How the BBC builds websites that scale
In 1948, the Olympic Games was broadcast live on television for the first time. Somehow, in post-war austerity with scarce resources and little money, the BBC broke technological boundaries. Live coverage came from two venues in North London, in what was at the time the largest outside broadcast ever made.
It was a milestone in sports coverage. The beginning of a revolution, you could say, into the limitless sport on TV and online today.
68 years on, we at the BBC continue to push how we can bring the Olympics to the UK and the world. And today, of course, it’s more than TV. A wide range of Olympic content is offered over the BBC’s websites and apps, and it’s phenomenally popular. Over 100 million devices accessed our Rio 2016 site.
Offering a great online service to over 100 million devices is not easy. High levels of web traffic puts huge load on the underlying systems. Fortunately, we were prepared. We knew the summer of 2016 was going to be our biggest ever, and made sure we had a website that could scale to handle it. This article explains how we did it.
01. Caches are your best friend
Let’s start with the basics. A cache is the single most important technology in keeping sites scalable and fast. By storing copies of data and providing them when they're next needed, caches reduce the number of requests that make it to the server. And that allows the server to handle more users.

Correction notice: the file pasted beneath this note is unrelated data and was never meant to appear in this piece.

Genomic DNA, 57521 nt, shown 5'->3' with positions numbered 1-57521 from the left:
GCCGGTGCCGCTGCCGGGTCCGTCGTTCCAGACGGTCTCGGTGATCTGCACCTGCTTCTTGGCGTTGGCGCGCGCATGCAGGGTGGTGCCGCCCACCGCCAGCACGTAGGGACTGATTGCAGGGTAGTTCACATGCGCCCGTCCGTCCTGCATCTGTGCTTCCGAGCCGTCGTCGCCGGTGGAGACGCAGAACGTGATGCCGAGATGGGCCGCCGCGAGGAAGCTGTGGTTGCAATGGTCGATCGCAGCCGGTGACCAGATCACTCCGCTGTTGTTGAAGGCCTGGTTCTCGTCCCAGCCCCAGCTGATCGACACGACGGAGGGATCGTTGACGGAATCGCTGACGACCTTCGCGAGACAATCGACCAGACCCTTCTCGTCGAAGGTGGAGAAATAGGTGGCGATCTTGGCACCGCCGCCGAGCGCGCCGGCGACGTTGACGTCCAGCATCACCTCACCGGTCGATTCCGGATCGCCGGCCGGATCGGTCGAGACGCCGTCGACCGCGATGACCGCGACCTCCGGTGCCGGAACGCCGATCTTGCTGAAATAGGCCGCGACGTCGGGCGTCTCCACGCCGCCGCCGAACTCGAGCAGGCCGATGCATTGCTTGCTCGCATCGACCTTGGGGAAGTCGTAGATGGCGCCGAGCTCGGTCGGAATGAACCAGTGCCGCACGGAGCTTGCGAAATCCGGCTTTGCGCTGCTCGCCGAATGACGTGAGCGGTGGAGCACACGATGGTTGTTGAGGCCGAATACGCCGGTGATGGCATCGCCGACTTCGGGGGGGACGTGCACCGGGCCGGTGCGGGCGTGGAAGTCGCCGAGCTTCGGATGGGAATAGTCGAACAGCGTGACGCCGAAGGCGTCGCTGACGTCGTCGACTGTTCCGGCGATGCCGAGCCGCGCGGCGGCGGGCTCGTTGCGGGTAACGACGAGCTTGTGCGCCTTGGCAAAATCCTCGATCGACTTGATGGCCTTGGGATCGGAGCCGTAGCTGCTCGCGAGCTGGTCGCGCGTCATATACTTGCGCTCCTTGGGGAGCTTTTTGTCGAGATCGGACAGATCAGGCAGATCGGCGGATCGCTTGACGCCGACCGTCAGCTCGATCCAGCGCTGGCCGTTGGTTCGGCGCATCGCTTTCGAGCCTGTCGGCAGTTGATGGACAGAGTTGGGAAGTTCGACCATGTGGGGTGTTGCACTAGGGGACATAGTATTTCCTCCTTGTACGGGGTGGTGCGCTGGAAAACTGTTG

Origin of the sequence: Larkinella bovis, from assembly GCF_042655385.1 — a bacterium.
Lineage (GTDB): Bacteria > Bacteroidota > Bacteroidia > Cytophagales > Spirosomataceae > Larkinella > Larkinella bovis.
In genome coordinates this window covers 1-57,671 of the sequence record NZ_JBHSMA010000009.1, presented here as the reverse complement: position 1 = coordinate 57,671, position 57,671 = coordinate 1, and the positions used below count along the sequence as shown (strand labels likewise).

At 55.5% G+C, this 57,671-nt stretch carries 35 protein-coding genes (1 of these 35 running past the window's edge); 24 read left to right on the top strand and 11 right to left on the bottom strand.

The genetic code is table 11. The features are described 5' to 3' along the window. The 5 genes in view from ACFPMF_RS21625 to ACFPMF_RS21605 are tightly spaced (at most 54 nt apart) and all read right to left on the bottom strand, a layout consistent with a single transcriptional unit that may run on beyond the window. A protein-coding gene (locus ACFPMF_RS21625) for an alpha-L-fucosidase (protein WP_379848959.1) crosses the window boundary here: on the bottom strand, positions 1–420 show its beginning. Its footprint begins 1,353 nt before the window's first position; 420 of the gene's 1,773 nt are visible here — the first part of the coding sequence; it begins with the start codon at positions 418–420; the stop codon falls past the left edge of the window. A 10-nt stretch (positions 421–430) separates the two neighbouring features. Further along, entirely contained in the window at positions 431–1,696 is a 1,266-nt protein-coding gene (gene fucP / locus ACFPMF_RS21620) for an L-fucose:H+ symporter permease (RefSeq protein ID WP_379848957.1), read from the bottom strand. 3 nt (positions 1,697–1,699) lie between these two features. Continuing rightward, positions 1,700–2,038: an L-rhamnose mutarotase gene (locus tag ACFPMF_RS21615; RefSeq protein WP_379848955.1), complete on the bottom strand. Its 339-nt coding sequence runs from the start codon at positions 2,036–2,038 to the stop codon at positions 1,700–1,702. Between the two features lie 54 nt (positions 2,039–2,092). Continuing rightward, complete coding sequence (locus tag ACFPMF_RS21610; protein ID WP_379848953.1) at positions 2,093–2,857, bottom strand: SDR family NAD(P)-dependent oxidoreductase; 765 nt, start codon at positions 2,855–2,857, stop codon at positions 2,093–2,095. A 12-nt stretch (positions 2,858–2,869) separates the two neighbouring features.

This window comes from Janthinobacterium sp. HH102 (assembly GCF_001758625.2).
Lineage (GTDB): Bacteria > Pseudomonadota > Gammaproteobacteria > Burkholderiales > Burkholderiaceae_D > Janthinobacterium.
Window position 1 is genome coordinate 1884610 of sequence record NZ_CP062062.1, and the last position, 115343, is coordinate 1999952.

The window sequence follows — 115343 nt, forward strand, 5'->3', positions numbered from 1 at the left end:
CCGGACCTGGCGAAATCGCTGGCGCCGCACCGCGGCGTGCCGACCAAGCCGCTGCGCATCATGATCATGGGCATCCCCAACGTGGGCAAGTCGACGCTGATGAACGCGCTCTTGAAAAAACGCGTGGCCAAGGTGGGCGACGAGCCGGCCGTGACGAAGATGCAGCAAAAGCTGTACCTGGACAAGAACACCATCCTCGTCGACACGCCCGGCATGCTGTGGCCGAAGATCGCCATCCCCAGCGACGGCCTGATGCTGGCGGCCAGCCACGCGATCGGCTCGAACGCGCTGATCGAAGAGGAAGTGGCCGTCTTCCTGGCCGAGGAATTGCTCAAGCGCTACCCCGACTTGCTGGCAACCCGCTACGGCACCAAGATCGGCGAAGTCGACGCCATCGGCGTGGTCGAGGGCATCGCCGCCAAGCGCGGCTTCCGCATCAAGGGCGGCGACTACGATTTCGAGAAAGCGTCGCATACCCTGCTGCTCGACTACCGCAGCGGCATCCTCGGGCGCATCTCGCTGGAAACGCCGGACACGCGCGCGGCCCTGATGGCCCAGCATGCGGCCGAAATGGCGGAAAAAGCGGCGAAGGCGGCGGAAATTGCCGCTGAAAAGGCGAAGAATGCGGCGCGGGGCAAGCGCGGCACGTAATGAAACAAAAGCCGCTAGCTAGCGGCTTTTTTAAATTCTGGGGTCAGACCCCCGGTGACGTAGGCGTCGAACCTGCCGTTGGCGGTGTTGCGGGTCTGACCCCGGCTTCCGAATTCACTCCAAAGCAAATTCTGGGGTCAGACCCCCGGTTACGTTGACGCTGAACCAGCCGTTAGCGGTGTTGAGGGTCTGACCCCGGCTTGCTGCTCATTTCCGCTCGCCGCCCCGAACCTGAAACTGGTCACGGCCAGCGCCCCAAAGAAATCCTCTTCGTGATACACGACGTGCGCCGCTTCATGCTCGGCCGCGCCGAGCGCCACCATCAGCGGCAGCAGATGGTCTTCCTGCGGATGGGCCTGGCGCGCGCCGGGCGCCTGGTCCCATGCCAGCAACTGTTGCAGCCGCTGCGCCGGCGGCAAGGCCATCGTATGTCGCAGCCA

Everyone knows the cache inside a web browser. It’s perfect for any common content between web pages, such as CSS. As a user moves between pages on your site, the browser’s cache will ensure they don’t repeatedly download the same file. This means there are fewer requests to your web servers, freeing up capacity to handle more users.
Unfortunately, browser caches aren’t shared between users, so they don’t solve the scaling problem on their own. In other words, if a million users are accessing your site, there are a million browser caches to fill. This means the load on web servers can still be significant. That’s why most websites will also have their own cache, which may or may not be part of the web server.
Caches are extremely efficient and can handle user requests quicker, which allows more users to be served. For example, a good web server will usually be able to accept 1,000 requests a second to content that is cached, but may not for content that needs to be generated.
02. Use a CDN
Web server caches are great, but they have their limits. There will always be a point at which the server cannot cope with the load. To efficiently scale to almost any level, use a content delivery network (CDN). CDNs are more ubiquitous than ever thanks to their being part of all major cloud services, on a pay-as-you-go model.
CDNs have the extra advantage that they distribute the content worldwide. This allows your site to be just as fast internationally as it is locally. It’s another reason why – if you can afford it – you may want to use a CDN for your entire site.
03. Add more servers
Caches (including CDNs) are great for content that normally stays the same. But if content changes frequently, or from person to person, a cache is limited in what it can safely do. If a web page includes a user’s sign-in details, for example, a cache cannot share it, or else one user may see another user’s details.
All this means that, even with the best caches and CDNs, web servers still have to pick up much of the work. So you’ll likely need several of them. Having multiple servers allows the work to be shared, and also prevents a server failure from breaking your site. A load balancer then ensures each one takes their share of the work.